HDCN Article Review/Hyperlink

Franz M, Regele H, Kirchmair M, Kletzmayr J, Sunder-Plassman G, Horl WH, Pohanka E

Magic mushrooms: hope for a 'cheap high' resulting in end-stage renal failure

Nephrol Dial Transplant (Nov) 11:2324-2327 1996

One of the first NEPHROL threads reproduced on HDCN pertains to the discussion of ARF after mushroom ingestion , particularly of the Cortinarius genus. On that thread, Dr. Kjellstrand describes his experience with "hippies" who would seek a magic mushroom high and would mistake Cortinarius genus mushrooms for the Psilocybe variety (Can Med Assoc J 147:1339- 1341, 1992.

This paper from Austria shows that the problem is arising once more. It cites a survey from Denmark purporting to show that 9% of students had exposure to psilocybin-containing mushrooms. The present paper describes the case of a 28 year old man with a 2 week history of N&V, and lumbar pain with proteinuria, leukocyturia, and erythrocyturia who presented with severe ARF. He was dialyzed, and a biopsy showed no glomerular pathology and non-specific tubular alterations. The patient was questioned further, admitted to ingesting mushrooms 1 week prior to onset of symptoms, and from looking at mushroom pictures, it became apparent that he had confused Cortinarius orellanoides mushrooms with those of the Psilocybe genus. Orellanine was later recovered 5 weeks later from a subsequent renal biopsy. The patient did not recover renal function, despite treatment with probucol, a free radical scavenger.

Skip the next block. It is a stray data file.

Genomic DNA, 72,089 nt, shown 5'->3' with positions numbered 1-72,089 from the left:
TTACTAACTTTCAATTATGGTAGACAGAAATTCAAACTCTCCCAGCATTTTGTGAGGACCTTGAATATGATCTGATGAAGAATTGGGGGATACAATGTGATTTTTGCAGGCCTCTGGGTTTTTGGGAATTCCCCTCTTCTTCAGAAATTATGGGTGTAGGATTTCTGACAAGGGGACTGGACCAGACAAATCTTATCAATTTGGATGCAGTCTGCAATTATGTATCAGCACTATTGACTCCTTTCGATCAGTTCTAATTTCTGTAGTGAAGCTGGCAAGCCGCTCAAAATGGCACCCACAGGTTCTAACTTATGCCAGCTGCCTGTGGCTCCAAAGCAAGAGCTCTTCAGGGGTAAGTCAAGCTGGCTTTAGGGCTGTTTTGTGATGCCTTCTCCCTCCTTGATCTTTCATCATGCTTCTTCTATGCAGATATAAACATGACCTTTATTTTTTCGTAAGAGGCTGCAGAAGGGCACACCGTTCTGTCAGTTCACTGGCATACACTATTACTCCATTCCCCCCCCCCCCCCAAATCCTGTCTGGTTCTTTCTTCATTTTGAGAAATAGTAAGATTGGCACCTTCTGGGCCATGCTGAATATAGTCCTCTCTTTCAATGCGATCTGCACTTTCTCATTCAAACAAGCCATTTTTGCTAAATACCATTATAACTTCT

Comment: Something to keep in mind when confronted with unexplained renal failure in a truth-in-drugs seeking student type of patient. (John T. Daugirdas, M.D., University of Illinois at Chicago)